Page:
In some places He mixes the metaphor so as to make the literal rendering ridiculous.

Many pastors have destroyed my vineyard, they have trodden my portion under foot, they have made my pleasant portion a desolate wilderness. Jer 12:10

Is God complaining that someone let the sheep graze in the vineyard and ruin the plants?

Look at Jesus explaining the parable of the sower.

And he taught them many things by parables, and said unto them in his doctrine, Mark 4:2

And he said unto them, Know ye not this parable? and how then will ye know all parables? The sower soweth the word.

And these are they by the way side, where the word is sown; but when they have heard, Satan cometh immediately, and taketh away the word that was sown in their hearts.

And these are they likewise which are sown on stony ground; who, when they have heard the word, immediately receive it with gladness;

And have no root in themselves, and so endure but for a time: afterward, when affliction or persecution ariseth for the word's sake, immediately they are offended.

And these are they which are sown among thorns; such as hear the word, ... Mark 4:13-18

Here Jesus explains each element of the parable and shows their relationships. But he is also giving them a lesson in bible interpretation. Note that he says And he said unto them, Know ye not this parable? and how then will ye know all parables? This is to say, the way that you interpret this parable is the way to interpret parables in general.

Here in Luke 1 we find an example of hyperbole or exaggeration.

Forasmuch as many have taken in hand to set forth in order a declaration of those things which are most surely believed among us,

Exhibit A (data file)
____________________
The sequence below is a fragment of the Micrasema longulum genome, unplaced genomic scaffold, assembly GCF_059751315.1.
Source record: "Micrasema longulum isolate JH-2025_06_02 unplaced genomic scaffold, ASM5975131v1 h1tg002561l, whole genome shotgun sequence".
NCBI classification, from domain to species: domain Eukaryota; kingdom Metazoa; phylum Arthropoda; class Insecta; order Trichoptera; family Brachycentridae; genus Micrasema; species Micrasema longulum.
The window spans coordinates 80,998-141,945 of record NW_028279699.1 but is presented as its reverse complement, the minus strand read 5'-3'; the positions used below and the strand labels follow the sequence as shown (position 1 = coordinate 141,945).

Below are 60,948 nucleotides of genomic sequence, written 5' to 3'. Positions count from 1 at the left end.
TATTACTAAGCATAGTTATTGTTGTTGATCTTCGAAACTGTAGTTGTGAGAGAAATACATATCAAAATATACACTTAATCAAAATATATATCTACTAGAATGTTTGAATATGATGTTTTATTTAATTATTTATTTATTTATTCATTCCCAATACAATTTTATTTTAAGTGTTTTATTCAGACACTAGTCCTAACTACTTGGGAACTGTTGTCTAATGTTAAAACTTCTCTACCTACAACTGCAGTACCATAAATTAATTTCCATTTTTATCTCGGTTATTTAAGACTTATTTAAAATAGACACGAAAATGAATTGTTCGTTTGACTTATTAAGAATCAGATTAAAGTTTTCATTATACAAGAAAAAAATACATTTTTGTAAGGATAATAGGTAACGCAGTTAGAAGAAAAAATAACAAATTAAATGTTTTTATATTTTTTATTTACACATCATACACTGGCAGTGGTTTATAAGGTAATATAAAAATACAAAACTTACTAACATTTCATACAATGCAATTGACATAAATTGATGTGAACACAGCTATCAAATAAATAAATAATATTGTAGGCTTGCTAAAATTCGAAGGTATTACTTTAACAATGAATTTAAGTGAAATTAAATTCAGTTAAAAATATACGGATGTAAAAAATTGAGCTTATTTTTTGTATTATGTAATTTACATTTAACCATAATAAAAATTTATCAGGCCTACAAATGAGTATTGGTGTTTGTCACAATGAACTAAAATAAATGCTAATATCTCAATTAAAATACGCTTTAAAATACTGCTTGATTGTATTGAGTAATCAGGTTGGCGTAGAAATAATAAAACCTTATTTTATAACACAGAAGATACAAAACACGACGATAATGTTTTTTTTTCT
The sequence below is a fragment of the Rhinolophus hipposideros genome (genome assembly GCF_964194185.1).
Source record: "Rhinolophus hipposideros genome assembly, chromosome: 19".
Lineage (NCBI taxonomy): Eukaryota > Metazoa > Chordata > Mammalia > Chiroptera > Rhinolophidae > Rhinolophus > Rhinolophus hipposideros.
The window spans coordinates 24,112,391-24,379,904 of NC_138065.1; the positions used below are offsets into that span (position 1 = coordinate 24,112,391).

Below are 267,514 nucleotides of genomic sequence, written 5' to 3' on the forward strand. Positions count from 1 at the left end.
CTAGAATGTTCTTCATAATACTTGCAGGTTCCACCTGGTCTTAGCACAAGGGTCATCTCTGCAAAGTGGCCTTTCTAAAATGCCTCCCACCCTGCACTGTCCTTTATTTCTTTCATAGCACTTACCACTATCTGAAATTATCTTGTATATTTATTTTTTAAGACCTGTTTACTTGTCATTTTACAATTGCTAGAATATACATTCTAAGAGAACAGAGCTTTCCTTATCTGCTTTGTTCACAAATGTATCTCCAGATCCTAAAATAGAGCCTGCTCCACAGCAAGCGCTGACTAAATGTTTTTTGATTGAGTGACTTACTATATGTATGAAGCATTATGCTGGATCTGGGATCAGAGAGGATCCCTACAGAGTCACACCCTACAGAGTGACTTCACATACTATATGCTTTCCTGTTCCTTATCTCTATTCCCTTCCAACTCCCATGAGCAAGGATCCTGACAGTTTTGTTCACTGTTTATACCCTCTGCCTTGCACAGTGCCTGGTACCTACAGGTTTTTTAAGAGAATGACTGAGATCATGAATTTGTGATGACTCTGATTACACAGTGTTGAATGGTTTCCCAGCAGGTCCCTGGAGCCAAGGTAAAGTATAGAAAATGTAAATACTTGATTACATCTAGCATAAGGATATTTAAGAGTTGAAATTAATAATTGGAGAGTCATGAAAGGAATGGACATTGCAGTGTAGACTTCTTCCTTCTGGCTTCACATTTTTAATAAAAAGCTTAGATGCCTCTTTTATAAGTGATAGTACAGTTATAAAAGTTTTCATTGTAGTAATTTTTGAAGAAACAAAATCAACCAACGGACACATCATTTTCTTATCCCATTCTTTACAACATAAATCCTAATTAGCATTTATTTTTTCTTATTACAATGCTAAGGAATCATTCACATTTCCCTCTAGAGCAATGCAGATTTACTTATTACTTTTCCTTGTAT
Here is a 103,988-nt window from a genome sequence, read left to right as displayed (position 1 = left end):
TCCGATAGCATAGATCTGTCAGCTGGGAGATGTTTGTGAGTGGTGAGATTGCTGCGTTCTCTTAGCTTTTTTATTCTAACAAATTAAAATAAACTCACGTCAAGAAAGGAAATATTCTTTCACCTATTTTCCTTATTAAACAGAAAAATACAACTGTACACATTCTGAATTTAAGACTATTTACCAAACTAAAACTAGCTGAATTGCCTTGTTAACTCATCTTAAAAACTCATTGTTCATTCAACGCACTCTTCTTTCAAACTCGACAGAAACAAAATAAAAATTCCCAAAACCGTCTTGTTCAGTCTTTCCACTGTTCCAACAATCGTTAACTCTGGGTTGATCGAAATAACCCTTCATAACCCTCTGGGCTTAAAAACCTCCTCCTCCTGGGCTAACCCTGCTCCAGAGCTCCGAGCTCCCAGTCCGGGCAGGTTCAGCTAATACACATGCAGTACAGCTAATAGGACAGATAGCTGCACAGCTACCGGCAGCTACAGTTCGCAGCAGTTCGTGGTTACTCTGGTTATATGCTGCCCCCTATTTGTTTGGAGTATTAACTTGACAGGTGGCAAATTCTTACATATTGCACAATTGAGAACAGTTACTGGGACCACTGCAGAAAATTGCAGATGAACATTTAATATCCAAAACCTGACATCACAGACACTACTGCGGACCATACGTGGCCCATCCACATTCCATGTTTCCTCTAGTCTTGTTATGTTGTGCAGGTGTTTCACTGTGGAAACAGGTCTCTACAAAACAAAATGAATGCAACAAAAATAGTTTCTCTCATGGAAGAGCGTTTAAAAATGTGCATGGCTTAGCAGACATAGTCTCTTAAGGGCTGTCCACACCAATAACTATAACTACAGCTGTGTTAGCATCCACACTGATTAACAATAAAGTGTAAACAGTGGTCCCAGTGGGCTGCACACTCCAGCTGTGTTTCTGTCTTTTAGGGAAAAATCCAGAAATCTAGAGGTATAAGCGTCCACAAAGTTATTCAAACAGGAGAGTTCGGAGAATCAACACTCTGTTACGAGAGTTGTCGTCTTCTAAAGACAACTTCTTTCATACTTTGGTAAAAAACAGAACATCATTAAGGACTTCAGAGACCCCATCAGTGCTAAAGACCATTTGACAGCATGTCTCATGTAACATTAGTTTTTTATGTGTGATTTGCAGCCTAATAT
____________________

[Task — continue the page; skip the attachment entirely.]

Even as they delivered them unto us, which from the beginning were eyewitnesses, and ministers of the word;

It seemed good to me also, having had perfect understanding of all things from the very first, to write unto thee in order, most excellent Theophilus,

That thou mightest know the certainty of those things, wherein thou hast been instructed. Lu 1:14

Are we to believe that Luke has had perfect understanding of all things from the very first, or are we to see that this is an exaggeration pointing to [describing] the real author of Luke's writings, namely the Holy Spirit?

The bible is full of religious laws and rituals, all strictly literal, right? Well looking in Collosians and Hebrews we see there that these things are shadows. They are images and pictures pointing to something greater.

Let no man therefore judge you in meat, or in drink, or in respect of an holyday, or of the new moon, or of the sabbath days:

Which are a shadow of things to come; but the body is of Christ. Col 2:16-17

For the law having a shadow of good things to come, and not the very image of the things, can never with those sacrifices which they offered year by year continually make the comers thereunto perfect. Heb 10:1

One problem with this law of literal interpretation is that it leads people to think that all they need to understand the bible is a good set of dictionaries. In other words, you can understand most all of the bible without the help of the Holy Spirit.

The bible comes right out and tells us that this will not work!

But the natural man receiveth not the things of the Spirit of God: for they are foolishness unto him: neither can he know them, because they are spiritually discerned. 1Co 2:14

Let's rephrase this verse.

But the natural man [who interprets literally] receiveth not [cannot understand] the things of the Spirit of God: [the things written by the Spirit of God in the scriptures] for they are foolishness unto him: neither can he know them, because they are spiritually discerned. [because they are only understood spiritually.] 1 Co 2:14